Have you ever wondered how trick or treating came to be? On today’s episode we are going to visit the candy graveyard and dive deep into the history of Halloween.
The tradition of dressing up in costume and going door to door for food has had roots in many ancient cultures. The greeks had a version of this behavior as well as the ancient Romans. For example, the Greek island of Rhodes had a custom where children would dress up as swallows. They would go door to door singing songs. It was expected that the owner of the home would give them food for the performance. If they didn’t give the children food, then the children would perform a trick on the poor homeowner. The trick took the form of mischief against the homeowner. It is unlikely that this custom from a remote Greek island spawned Halloween as we know it today.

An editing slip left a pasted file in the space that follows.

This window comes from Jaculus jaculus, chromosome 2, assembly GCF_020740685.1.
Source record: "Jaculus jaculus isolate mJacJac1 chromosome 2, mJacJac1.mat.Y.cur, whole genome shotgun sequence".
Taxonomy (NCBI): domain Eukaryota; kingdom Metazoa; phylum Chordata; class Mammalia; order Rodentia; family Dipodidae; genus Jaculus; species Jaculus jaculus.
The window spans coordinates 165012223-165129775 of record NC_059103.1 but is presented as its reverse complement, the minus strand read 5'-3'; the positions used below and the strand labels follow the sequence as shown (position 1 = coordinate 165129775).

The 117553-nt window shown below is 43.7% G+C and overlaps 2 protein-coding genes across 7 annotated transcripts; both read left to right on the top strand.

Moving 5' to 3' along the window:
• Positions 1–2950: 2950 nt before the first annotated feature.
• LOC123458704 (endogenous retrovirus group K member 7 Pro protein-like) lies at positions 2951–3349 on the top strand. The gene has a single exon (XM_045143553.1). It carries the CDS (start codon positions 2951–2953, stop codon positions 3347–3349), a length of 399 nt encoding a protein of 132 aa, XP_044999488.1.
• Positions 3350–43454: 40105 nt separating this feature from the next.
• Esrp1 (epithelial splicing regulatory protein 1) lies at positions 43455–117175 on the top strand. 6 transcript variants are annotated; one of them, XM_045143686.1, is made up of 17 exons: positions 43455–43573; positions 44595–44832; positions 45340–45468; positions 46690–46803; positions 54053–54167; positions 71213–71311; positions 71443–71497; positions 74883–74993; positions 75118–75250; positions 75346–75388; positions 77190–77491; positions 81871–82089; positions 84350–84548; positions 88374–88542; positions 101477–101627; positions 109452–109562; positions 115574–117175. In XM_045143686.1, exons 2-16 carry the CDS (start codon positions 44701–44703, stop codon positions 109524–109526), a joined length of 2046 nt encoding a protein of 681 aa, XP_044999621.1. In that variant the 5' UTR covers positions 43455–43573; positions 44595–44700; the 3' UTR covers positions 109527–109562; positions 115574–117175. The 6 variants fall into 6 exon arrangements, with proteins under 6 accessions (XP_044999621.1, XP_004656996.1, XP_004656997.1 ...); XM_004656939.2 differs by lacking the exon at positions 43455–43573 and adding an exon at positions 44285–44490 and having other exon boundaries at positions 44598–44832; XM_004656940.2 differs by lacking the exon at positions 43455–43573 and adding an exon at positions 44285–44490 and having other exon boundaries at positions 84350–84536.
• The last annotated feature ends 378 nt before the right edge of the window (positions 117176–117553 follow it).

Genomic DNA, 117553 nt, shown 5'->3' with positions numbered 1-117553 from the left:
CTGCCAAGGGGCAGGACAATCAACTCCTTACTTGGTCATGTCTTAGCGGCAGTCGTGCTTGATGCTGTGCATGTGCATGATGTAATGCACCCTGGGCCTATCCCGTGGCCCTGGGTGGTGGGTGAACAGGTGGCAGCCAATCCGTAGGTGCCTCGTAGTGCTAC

Celtic Festivals to Soul Cakes
Fast forward a bit to the Celts. There is actually a Celtic festival that takes place on October 31 – November 1 that seems a dead ringer for Halloween as we know it today.
Samhain is a Celtic festival that celebrates the end of the harvest. It was believed that during this time spirits and souls of the dead would wander through our world. They’d be appeased with offerings of food and drink from different homes. This belief is found through several European cultures. Many people believe that trick or treating evolved from this custom. People began to dress up as the dead and went door to door to receive the offerings.